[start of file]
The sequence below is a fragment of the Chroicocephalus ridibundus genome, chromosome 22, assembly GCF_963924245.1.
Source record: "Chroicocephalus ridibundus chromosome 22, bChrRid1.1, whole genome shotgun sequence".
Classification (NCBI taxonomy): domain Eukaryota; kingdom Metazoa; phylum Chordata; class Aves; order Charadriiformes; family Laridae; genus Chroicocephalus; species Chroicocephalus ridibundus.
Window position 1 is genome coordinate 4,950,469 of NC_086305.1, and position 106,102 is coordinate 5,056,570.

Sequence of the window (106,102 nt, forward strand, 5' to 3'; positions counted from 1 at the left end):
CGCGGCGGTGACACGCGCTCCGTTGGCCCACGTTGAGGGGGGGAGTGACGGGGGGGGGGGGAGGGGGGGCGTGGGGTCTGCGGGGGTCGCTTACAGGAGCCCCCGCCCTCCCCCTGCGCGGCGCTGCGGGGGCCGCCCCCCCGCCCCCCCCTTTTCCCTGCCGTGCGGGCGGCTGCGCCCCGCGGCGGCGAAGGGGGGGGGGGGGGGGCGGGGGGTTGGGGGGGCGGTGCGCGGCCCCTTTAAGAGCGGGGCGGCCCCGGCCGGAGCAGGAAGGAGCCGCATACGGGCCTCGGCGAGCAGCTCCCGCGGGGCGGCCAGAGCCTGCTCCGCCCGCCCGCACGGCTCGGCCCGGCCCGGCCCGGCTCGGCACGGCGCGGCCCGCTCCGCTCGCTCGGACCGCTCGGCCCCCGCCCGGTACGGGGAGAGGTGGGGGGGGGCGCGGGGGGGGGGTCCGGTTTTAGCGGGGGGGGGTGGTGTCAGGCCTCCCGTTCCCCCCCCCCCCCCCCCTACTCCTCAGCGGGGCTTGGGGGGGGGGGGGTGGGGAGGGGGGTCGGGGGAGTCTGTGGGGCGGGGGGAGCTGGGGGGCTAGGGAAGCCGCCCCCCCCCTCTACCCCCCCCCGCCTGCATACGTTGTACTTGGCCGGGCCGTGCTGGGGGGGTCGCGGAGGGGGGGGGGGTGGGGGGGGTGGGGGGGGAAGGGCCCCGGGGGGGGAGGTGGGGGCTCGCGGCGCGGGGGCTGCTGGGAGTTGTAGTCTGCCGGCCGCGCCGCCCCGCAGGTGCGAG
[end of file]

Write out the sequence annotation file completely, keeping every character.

The sequence below is a fragment of the Chroicocephalus ridibundus genome, chromosome 22, assembly GCF_963924245.1.
Source record: "Chroicocephalus ridibundus chromosome 22, bChrRid1.1, whole genome shotgun sequence".
Classification (NCBI taxonomy): domain Eukaryota; kingdom Metazoa; phylum Chordata; class Aves; order Charadriiformes; family Laridae; genus Chroicocephalus; species Chroicocephalus ridibundus.
Window position 1 is genome coordinate 4,950,469 of NC_086305.1, and position 106,102 is coordinate 5,056,570.

Sequence of the window (106,102 nt, forward strand, 5' to 3'; positions counted from 1 at the left end):
CGCGGCGGTGACACGCGCTCCGTTGGCCCACGTTGAGGGGGGGAGTGACGGGGGGGGGGGGAGGGGGGGCGTGGGGTCTGCGGGGGTCGCTTACAGGAGCCCCCGCCCTCCCCCTGCGCGGCGCTGCGGGGGCCGCCCCCCCGCCCCCCCCTTTTCCCTGCCGTGCGGGCGGCTGCGCCCCGCGGCGGCGAAGGGGGGGGGGGGGGGGCGGGGGGTTGGGGGGGCGGTGCGCGGCCCCTTTAAGAGCGGGGCGGCCCCGGCCGGAGCAGGAAGGAGCCGCATACGGGCCTCGGCGAGCAGCTCCCGCGGGGCGGCCAGAGCCTGCTCCGCCCGCCCGCACGGCTCGGCCCGGCCCGGCCCGGCTCGGCACGGCGCGGCCCGCTCCGCTCGCTCGGACCGCTCGGCCCCCGCCCGGTACGGGGAGAGGTGGGGGGGGGCGCGGGGGGGGGGTCCGGTTTTAGCGGGGGGGGGTGGTGTCAGGCCTCCCGTTCCCCCCCCCCCCCCCCCTACTCCTCAGCGGGGCTTGGGGGGGGGGGGGTGGGGAGGGGGGTCGGGGGAGTCTGTGGGGCGGGGGGAGCTGGGGGGCTAGGGAAGCCGCCCCCCCCCTCTACCCCCCCCCGCCTGCATACGTTGTACTTGGCCGGGCCGTGCTGGGGGGGTCGCGGAGGGGGGGGGGGTGGGGGGGGTGGGGGGGGAAGGGCCCCGGGGGGGGAGGTGGGGGCTCGCGGCGCGGGGGCTGCTGGGAGTTGTAGTCTGCCGGCCGCGCCGCCCCGCAGGTGCGAG